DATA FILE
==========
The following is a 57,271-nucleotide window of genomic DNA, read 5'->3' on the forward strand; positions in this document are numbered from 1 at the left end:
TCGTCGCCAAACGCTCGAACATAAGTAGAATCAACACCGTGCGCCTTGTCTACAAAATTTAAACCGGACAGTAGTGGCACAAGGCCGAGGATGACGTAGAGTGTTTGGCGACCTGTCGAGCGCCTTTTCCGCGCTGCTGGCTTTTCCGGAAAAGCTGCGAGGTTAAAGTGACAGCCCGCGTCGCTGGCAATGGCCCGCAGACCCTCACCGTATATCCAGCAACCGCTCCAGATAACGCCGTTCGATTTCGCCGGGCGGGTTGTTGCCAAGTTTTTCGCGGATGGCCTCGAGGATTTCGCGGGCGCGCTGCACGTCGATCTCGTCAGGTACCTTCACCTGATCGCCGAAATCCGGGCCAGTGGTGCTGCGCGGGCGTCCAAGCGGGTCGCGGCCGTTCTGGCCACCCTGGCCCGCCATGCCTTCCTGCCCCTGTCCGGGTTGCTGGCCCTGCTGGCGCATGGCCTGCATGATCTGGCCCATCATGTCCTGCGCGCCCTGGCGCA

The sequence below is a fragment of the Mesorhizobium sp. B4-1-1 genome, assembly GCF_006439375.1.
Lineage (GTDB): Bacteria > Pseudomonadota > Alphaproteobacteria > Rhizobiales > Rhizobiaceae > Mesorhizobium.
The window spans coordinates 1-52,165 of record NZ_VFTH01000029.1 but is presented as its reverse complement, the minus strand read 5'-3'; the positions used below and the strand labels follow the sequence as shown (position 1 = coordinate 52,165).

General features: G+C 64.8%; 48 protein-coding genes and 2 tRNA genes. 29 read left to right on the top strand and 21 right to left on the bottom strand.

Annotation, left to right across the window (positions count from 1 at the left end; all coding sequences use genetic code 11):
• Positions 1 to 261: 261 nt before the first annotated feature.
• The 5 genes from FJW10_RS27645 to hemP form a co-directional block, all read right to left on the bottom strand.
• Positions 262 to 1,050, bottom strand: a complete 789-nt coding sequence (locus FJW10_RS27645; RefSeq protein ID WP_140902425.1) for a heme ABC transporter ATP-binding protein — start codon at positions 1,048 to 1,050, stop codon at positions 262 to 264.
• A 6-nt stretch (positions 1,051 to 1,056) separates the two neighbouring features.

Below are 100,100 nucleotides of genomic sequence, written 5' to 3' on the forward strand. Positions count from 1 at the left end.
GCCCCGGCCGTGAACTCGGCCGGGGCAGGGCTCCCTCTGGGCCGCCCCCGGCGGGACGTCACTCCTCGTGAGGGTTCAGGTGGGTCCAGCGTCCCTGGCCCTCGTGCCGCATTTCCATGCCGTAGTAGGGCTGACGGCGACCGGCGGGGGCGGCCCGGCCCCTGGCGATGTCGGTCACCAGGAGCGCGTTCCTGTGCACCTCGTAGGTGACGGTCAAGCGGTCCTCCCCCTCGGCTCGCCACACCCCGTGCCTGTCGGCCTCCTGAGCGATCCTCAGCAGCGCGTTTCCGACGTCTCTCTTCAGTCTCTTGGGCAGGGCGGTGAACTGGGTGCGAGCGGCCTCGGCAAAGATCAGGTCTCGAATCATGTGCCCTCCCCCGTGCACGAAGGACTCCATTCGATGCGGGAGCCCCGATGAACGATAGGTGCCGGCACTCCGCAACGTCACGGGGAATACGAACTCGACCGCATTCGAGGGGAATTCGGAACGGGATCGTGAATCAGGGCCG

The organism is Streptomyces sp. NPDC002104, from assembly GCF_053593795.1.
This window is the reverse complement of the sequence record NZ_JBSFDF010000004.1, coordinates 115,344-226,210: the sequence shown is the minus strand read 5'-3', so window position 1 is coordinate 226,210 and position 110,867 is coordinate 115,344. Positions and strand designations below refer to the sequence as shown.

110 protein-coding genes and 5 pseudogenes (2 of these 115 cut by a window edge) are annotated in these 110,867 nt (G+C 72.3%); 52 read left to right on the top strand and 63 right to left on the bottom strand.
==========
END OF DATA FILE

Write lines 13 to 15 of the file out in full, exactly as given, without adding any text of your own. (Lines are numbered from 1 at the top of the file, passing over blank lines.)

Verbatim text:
GCCCCGGCCGTGAACTCGGCCGGGGCAGGGCTCCCTCTGGGCCGCCCCCGGCGGGACGTCACTCCTCGTGAGGGTTCAGGTGGGTCCAGCGTCCCTGGCCCTCGTGCCGCATTTCCATGCCGTAGTAGGGCTGACGGCGACCGGCGGGGGCGGCCCGGCCCCTGGCGATGTCGGTCACCAGGAGCGCGTTCCTGTGCACCTCGTAGGTGACGGTCAAGCGGTCCTCCCCCTCGGCTCGCCACACCCCGTGCCTGTCGGCCTCCTGAGCGATCCTCAGCAGCGCGTTTCCGACGTCTCTCTTCAGTCTCTTGGGCAGGGCGGTGAACTGGGTGCGAGCGGCCTCGGCAAAGATCAGGTCTCGAATCATGTGCCCTCCCCCGTGCACGAAGGACTCCATTCGATGCGGGAGCCCCGATGAACGATAGGTGCCGGCACTCCGCAACGTCACGGGGAATACGAACTCGACCGCATTCGAGGGGAATTCGGAACGGGATCGTGAATCAGGGCCG

The organism is Streptomyces sp. NPDC002104, from assembly GCF_053593795.1.
This window is the reverse complement of the sequence record NZ_JBSFDF010000004.1, coordinates 115,344-226,210: the sequence shown is the minus strand read 5'-3', so window position 1 is coordinate 226,210 and position 110,867 is coordinate 115,344. Positions and strand designations below refer to the sequence as shown.